Pakistan Initiative for Mothers and Newborns (PAIMAN)

About PAIMAN

Project Description

Maternal, newborn and child health care statistics in Pakistan are some of the poorest in South Asia. Despite improvements in the 1990s, Pakistan lags many of its neighbors in health and population outcomes. Infant mortality rate of 78 per 1000 live births and a recently-calculated maternal mortality rate of 276 per 100,000 live births are higher than neighboring South Asian countries. Very high fertility rates, a high unmet need for family planning, and very low rates of skilled birth attendance are three fundamental underlying causes of poor health of women and children in Pakistan. Numerous additional factors contribute, including political instability, poor governance, rising religious conservatism and militancy, a vastly under-resourced public social sector, and a poorly-functioning public sector health service delivery system, especially at the district level.

In the past ten years, the Government of Pakistan (GOP) has focused on this critical health area, by supporting and expanding the important Lady Health Worker Program (LHW) which has developed a network of 100,000 community-based primary care workers, creating the National Maternal, Newborn, and Child Health cell within the Ministry of Health to help build a national strategy and program, and selecting and training a new cadre of community-based midwives to address skilled birth attendance. USAID, DFID, the Norwegian government and other bilateral donors, began investing substantial funds to support initiatives to expand access to and quality of maternal, newborn, and child health (MNCH) care.

The USAID-funded Pakistan Initiative for Mothers and Newborns (PAIMAN) Project is an example. Launched in 2004 the six year project serves 24 districts, and two Frontier and two FATA Agencies. Led by JSI Research and Training Institute, Inc. (JSI), PAIMAN is a consortium of international and national partners, including Save the Children US, Population Council, Johns Hopkins University Bloomberg School of Public Health/Center for Communication Programs, Aga Khan University, and Contech International.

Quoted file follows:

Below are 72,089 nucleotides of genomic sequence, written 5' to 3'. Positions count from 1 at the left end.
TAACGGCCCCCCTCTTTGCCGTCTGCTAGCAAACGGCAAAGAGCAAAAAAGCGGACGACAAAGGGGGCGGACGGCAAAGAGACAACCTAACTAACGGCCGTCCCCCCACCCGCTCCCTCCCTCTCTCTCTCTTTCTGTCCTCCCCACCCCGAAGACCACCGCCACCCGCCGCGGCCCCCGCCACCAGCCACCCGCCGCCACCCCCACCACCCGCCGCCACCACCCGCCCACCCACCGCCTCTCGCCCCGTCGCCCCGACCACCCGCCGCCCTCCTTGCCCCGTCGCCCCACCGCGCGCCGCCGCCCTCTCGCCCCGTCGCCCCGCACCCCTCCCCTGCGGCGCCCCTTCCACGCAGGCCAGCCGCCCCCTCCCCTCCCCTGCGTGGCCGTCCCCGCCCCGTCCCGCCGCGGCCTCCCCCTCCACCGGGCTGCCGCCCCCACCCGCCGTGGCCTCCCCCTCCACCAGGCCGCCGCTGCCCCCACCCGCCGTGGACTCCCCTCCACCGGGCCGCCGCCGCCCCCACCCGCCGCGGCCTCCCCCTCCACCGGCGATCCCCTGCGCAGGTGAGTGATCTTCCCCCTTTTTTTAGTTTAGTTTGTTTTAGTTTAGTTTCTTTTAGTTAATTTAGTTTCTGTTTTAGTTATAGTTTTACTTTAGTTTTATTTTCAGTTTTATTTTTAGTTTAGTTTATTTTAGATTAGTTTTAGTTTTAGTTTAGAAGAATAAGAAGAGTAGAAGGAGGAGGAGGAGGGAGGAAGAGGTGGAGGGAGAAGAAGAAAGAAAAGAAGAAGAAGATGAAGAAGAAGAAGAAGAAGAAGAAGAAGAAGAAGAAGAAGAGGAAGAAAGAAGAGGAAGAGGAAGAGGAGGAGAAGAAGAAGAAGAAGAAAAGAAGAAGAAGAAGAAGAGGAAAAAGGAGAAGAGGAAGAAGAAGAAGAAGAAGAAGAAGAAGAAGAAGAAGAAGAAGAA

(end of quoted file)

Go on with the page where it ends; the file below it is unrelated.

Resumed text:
PAIMAN's holistic approach to improve maternal and newborn health in its districts ranges from interventions within the community, within the public and private sector, and with district health systems. The community behavior change communication and mobilization component works to improve family awareness about maternal and newborn health issues. Its closely-linked second component improves access to and quality of public and private sector health care delivery at the district level by training public and private sector providers in essential and emergency obstetric and newborn care and emphasizing training of a new cadre of community-based midwife. This long-term solution will increase rates of skilled birth attendance. PAIMAN also refurbished and re-equipped selected public sector facilities to ensure 24/7 emergency care and has oriented traditional birth attendants (TBAs) with clean delivery techniques and referral mechanisms. As a cross-cutting intervention, PAIMAN worked on building capacity of district health mangers to plan for and evaluate district-level interventions using data from the revitalized district health information system.

To support and implement its program PAIMAN partners with a wide network, including district departments of health, public and private health care providers, community-based non-governmental organizations, traditional birth attendants, and stakeholders such as men's groups and local political representatives. PAIMAN launched numerous innovative interventions, such as sub-awards to 96 local NGOs to extend information and health care coverage to communities outside the Government's network of care by holding health camps and establishing birthing centers in remote rural areas. Another innovation was PAIMAN's work with influential community opinion makers such as religious scholars, who were recruited to support in their areas, MNCH initiatives.